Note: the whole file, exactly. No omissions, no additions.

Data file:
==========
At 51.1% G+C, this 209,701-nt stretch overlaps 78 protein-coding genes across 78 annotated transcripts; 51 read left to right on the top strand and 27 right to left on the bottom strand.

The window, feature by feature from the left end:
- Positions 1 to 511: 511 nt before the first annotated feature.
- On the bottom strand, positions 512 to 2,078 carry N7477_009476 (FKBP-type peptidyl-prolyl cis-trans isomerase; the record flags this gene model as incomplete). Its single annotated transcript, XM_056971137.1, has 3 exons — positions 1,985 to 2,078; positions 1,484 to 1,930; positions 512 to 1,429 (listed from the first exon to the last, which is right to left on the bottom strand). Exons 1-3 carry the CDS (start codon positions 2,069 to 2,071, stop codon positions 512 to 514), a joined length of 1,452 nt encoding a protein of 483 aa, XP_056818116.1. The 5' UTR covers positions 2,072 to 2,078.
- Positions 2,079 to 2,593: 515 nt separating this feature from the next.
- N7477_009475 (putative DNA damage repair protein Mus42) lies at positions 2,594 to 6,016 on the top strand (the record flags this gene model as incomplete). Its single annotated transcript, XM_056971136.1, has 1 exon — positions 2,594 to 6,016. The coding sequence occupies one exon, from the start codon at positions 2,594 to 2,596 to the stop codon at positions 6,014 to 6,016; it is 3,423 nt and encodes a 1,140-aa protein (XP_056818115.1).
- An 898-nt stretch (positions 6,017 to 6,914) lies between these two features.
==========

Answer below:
At 51.1% G+C, this 209,701-nt stretch overlaps 78 protein-coding genes across 78 annotated transcripts; 51 read left to right on the top strand and 27 right to left on the bottom strand.

The window, feature by feature from the left end:
- Positions 1 to 511: 511 nt before the first annotated feature.
- On the bottom strand, positions 512 to 2,078 carry N7477_009476 (FKBP-type peptidyl-prolyl cis-trans isomerase; the record flags this gene model as incomplete). Its single annotated transcript, XM_056971137.1, has 3 exons — positions 1,985 to 2,078; positions 1,484 to 1,930; positions 512 to 1,429 (listed from the first exon to the last, which is right to left on the bottom strand). Exons 1-3 carry the CDS (start codon positions 2,069 to 2,071, stop codon positions 512 to 514), a joined length of 1,452 nt encoding a protein of 483 aa, XP_056818116.1. The 5' UTR covers positions 2,072 to 2,078.
- Positions 2,079 to 2,593: 515 nt separating this feature from the next.
- N7477_009475 (putative DNA damage repair protein Mus42) lies at positions 2,594 to 6,016 on the top strand (the record flags this gene model as incomplete). Its single annotated transcript, XM_056971136.1, has 1 exon — positions 2,594 to 6,016. The coding sequence occupies one exon, from the start codon at positions 2,594 to 2,596 to the stop codon at positions 6,014 to 6,016; it is 3,423 nt and encodes a 1,140-aa protein (XP_056818115.1).
- An 898-nt stretch (positions 6,017 to 6,914) lies between these two features.